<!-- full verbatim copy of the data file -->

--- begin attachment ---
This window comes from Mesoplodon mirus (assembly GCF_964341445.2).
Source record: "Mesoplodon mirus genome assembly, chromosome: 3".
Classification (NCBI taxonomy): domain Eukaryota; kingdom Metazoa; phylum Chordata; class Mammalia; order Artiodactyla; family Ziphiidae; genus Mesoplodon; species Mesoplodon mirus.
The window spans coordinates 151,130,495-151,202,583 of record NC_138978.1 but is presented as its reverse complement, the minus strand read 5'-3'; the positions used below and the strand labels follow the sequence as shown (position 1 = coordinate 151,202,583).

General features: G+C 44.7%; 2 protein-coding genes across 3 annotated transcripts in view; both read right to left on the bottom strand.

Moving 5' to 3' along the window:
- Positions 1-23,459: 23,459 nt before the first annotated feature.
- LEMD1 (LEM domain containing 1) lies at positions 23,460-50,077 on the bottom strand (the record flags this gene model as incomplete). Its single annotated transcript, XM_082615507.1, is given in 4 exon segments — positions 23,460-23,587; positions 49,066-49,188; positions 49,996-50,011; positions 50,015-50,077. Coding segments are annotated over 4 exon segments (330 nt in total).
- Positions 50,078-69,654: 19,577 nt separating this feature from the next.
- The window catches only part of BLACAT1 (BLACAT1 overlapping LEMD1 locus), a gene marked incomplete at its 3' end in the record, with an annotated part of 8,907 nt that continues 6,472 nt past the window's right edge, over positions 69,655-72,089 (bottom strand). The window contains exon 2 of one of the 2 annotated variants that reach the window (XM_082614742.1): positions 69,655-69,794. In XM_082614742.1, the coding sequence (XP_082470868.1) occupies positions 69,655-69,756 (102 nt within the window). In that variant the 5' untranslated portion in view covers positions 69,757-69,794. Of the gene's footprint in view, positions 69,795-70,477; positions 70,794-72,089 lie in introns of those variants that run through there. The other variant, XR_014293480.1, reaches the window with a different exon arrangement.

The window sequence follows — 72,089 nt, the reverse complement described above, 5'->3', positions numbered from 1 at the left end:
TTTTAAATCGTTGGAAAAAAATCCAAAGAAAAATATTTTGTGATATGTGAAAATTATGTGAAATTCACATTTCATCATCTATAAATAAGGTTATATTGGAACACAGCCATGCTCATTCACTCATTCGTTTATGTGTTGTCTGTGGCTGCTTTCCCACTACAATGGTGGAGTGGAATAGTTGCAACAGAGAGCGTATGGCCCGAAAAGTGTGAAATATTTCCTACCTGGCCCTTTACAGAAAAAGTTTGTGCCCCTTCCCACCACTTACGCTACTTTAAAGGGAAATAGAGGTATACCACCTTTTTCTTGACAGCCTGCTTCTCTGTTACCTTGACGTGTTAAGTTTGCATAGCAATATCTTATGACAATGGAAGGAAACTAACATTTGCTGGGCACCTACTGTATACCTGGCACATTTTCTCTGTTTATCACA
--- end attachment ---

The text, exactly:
This window comes from Mesoplodon mirus (assembly GCF_964341445.2).
Source record: "Mesoplodon mirus genome assembly, chromosome: 3".
Classification (NCBI taxonomy): domain Eukaryota; kingdom Metazoa; phylum Chordata; class Mammalia; order Artiodactyla; family Ziphiidae; genus Mesoplodon; species Mesoplodon mirus.
The window spans coordinates 151,130,495-151,202,583 of record NC_138978.1 but is presented as its reverse complement, the minus strand read 5'-3'; the positions used below and the strand labels follow the sequence as shown (position 1 = coordinate 151,202,583).

General features: G+C 44.7%; 2 protein-coding genes across 3 annotated transcripts in view; both read right to left on the bottom strand.

Moving 5' to 3' along the window:
- Positions 1-23,459: 23,459 nt before the first annotated feature.
- LEMD1 (LEM domain containing 1) lies at positions 23,460-50,077 on the bottom strand (the record flags this gene model as incomplete). Its single annotated transcript, XM_082615507.1, is given in 4 exon segments — positions 23,460-23,587; positions 49,066-49,188; positions 49,996-50,011; positions 50,015-50,077. Coding segments are annotated over 4 exon segments (330 nt in total).
- Positions 50,078-69,654: 19,577 nt separating this feature from the next.
- The window catches only part of BLACAT1 (BLACAT1 overlapping LEMD1 locus), a gene marked incomplete at its 3' end in the record, with an annotated part of 8,907 nt that continues 6,472 nt past the window's right edge, over positions 69,655-72,089 (bottom strand). The window contains exon 2 of one of the 2 annotated variants that reach the window (XM_082614742.1): positions 69,655-69,794. In XM_082614742.1, the coding sequence (XP_082470868.1) occupies positions 69,655-69,756 (102 nt within the window). In that variant the 5' untranslated portion in view covers positions 69,757-69,794. Of the gene's footprint in view, positions 69,795-70,477; positions 70,794-72,089 lie in introns of those variants that run through there. The other variant, XR_014293480.1, reaches the window with a different exon arrangement.

The window sequence follows — 72,089 nt, the reverse complement described above, 5'->3', positions numbered from 1 at the left end:
TTTTAAATCGTTGGAAAAAAATCCAAAGAAAAATATTTTGTGATATGTGAAAATTATGTGAAATTCACATTTCATCATCTATAAATAAGGTTATATTGGAACACAGCCATGCTCATTCACTCATTCGTTTATGTGTTGTCTGTGGCTGCTTTCCCACTACAATGGTGGAGTGGAATAGTTGCAACAGAGAGCGTATGGCCCGAAAAGTGTGAAATATTTCCTACCTGGCCCTTTACAGAAAAAGTTTGTGCCCCTTCCCACCACTTACGCTACTTTAAAGGGAAATAGAGGTATACCACCTTTTTCTTGACAGCCTGCTTCTCTGTTACCTTGACGTGTTAAGTTTGCATAGCAATATCTTATGACAATGGAAGGAAACTAACATTTGCTGGGCACCTACTGTATACCTGGCACATTTTCTCTGTTTATCACA